The Daily Pennsylvanian is a student-run nonprofit.

Please support us by disabling your ad blocker on our site.

Starting today, students will have access to the miracle of life - horse edition.

An eleven-year-old thoroughbred named My Special Girl is expecting to deliver her foal mid-March at the New Bolton Center Campus in Kennett Square, Pennsylvania. Starting today, students can watch the live birth on Penn Vet’s website, but the father can’t - the sperm cell came from the frozen semen of a deceased stallion.

My Special Girl is a surrogate mare, pregnant with an egg from another horse. She was impregnated last April through intracytoplasmic sperm injection, or ICSI.

“We want to give the public a behind-the-scenes look at the work we do at New Bolton Center, to allow people to see our veterinarians, technicians and staff doing their jobs,” Penn Vet Associate Dean for New Bolton Center Corinne Sweeney said. “New Bolton Center is a teaching hospital, and this is an educational opportunity.”

ICSI is a common infertility treatment for humans, but the procedure is not as common in the equine population. The process entails injecting a single sperm cell into an egg, which is incubated for eight days and then transplanted into the mare.

“There are a handful ... of other places in the country who have produced live foals using this procedure,” Penn Vet Associate Professor and Foal Cam coordinator Regina Turner said. She added that My Special Girl’s pregnancy is “special and rare.”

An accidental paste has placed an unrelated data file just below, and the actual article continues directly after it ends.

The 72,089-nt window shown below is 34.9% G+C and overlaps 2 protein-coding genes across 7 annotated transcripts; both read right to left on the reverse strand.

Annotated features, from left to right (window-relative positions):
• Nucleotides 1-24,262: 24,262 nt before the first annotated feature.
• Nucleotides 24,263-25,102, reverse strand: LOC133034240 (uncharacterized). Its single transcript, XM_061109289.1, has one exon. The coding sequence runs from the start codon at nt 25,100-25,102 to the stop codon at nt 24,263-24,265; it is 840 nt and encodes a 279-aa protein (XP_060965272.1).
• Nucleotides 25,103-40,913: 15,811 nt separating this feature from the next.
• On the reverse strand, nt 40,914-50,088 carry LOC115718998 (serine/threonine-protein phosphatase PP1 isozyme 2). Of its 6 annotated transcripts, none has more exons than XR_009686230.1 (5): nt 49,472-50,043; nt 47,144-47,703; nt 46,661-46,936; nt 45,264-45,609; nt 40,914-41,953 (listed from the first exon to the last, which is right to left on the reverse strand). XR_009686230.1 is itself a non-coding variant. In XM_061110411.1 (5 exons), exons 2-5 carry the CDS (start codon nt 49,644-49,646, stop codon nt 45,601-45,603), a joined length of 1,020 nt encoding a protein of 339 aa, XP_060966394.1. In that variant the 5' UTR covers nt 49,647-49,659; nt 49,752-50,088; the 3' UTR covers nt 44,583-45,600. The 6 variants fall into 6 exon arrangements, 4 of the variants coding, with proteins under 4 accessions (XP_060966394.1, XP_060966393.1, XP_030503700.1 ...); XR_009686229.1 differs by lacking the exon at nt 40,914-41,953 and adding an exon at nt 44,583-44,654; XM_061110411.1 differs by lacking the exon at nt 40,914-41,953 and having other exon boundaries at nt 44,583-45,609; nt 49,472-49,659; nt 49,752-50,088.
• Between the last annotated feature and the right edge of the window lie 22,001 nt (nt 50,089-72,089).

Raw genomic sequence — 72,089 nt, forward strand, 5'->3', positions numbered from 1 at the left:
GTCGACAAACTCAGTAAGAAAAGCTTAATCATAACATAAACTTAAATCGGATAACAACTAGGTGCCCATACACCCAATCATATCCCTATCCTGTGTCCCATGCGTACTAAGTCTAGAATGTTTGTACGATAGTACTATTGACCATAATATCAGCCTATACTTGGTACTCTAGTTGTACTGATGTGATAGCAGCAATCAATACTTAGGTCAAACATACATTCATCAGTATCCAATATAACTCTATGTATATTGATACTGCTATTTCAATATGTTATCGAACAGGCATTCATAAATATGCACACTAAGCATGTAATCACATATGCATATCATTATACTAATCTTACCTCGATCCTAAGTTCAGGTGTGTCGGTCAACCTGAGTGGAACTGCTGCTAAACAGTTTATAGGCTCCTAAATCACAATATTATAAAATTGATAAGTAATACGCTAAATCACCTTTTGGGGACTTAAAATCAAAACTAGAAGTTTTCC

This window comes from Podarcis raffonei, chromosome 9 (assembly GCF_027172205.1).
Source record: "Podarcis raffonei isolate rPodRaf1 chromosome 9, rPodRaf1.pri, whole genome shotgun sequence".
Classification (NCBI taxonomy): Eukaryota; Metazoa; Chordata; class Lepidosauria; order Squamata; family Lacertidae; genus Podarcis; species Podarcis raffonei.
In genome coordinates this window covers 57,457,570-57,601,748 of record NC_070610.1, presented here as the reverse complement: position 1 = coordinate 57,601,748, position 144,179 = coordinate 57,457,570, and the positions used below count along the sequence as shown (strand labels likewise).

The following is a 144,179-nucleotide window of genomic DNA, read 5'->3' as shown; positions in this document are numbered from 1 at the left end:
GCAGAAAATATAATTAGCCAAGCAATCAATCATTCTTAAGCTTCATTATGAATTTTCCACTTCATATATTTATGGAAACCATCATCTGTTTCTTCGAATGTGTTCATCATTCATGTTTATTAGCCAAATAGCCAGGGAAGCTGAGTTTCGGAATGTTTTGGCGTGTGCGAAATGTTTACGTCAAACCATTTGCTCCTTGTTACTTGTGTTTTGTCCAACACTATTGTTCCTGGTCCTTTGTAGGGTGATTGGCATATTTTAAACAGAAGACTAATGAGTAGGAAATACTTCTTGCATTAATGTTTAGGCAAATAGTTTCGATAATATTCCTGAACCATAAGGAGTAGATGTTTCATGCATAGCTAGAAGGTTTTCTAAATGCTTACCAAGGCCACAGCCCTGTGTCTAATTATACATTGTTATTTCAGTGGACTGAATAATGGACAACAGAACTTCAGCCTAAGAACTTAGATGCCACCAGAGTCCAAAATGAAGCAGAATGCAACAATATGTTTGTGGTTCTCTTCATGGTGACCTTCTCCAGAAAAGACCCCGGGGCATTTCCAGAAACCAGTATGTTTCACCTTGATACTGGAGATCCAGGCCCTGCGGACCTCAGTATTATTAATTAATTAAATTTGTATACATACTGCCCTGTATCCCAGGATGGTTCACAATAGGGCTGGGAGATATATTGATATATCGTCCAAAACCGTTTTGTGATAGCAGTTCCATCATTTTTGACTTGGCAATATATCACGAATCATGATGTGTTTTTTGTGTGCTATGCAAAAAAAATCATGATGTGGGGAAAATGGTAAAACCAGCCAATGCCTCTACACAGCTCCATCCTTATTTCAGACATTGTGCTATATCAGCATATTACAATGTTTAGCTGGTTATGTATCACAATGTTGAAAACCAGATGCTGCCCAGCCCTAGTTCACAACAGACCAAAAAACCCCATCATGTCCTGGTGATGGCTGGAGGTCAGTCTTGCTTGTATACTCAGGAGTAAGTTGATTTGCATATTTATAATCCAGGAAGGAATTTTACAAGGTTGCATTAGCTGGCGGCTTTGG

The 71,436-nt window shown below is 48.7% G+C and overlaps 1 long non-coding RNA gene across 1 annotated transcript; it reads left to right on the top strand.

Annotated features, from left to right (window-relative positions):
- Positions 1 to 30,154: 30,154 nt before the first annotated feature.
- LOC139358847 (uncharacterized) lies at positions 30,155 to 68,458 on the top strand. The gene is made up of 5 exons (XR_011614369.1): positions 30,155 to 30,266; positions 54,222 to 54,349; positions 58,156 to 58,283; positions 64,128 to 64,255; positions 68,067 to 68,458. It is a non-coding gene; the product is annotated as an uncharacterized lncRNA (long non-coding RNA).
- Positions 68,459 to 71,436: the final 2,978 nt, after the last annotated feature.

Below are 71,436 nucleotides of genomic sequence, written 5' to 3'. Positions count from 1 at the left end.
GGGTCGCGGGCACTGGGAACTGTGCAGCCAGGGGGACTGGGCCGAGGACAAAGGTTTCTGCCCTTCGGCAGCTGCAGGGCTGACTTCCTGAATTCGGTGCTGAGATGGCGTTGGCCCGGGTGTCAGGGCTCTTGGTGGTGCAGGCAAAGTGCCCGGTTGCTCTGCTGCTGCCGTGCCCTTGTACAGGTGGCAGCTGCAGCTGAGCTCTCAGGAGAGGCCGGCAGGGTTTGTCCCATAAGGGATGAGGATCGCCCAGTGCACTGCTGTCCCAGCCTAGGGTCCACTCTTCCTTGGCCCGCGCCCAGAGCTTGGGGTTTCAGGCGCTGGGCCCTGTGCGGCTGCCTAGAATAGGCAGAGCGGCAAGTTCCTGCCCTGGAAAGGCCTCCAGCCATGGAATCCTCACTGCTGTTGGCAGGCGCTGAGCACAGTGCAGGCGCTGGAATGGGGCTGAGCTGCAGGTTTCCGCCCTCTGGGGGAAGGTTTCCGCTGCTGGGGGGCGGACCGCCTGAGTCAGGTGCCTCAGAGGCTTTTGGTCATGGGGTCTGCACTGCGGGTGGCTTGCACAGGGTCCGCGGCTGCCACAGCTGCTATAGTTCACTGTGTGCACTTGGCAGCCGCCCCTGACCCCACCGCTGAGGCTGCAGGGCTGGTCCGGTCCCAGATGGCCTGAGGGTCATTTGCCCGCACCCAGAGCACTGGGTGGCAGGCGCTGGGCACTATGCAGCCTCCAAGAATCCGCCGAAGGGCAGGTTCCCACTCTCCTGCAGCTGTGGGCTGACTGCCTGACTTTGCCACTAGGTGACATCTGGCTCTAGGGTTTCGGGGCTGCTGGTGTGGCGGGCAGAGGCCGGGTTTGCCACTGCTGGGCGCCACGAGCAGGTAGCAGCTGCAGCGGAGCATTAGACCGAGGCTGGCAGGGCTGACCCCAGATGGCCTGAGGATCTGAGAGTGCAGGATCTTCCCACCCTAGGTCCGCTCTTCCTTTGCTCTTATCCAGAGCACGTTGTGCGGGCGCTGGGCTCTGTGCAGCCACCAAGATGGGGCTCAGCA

Equine ICSI was spearheaded by Colorado State and Texas A&M universities. The success of My Special Girl’s pregnancy will place Penn Vet among the few that offer this advanced service.

“We want to join this select group and stay on the forefront of assisted reproduction by offering this service to our clients,” Turner said.

While Penn Vet is keeping the gender of the foal a secret, the school will be hosting a naming contest through Facebook and its website. The foal will be raised by My Special Girl for the first six months before being adopted by Penn Vet Assistant Professor of Large Animal Medicine Rose Nolen-Walston . A gormer Olympian of Canada’s Eventing team is slated to train the foal.

“We are very much looking forward to the birth of this foal, and to meeting the new member of our barn family,” Nolen-Walston said. “Given the lineage, this foal could grow up to be a terrific sport horse.”

Comments powered by Disqus

Please note All comments are eligible for publication in The Daily Pennsylvanian.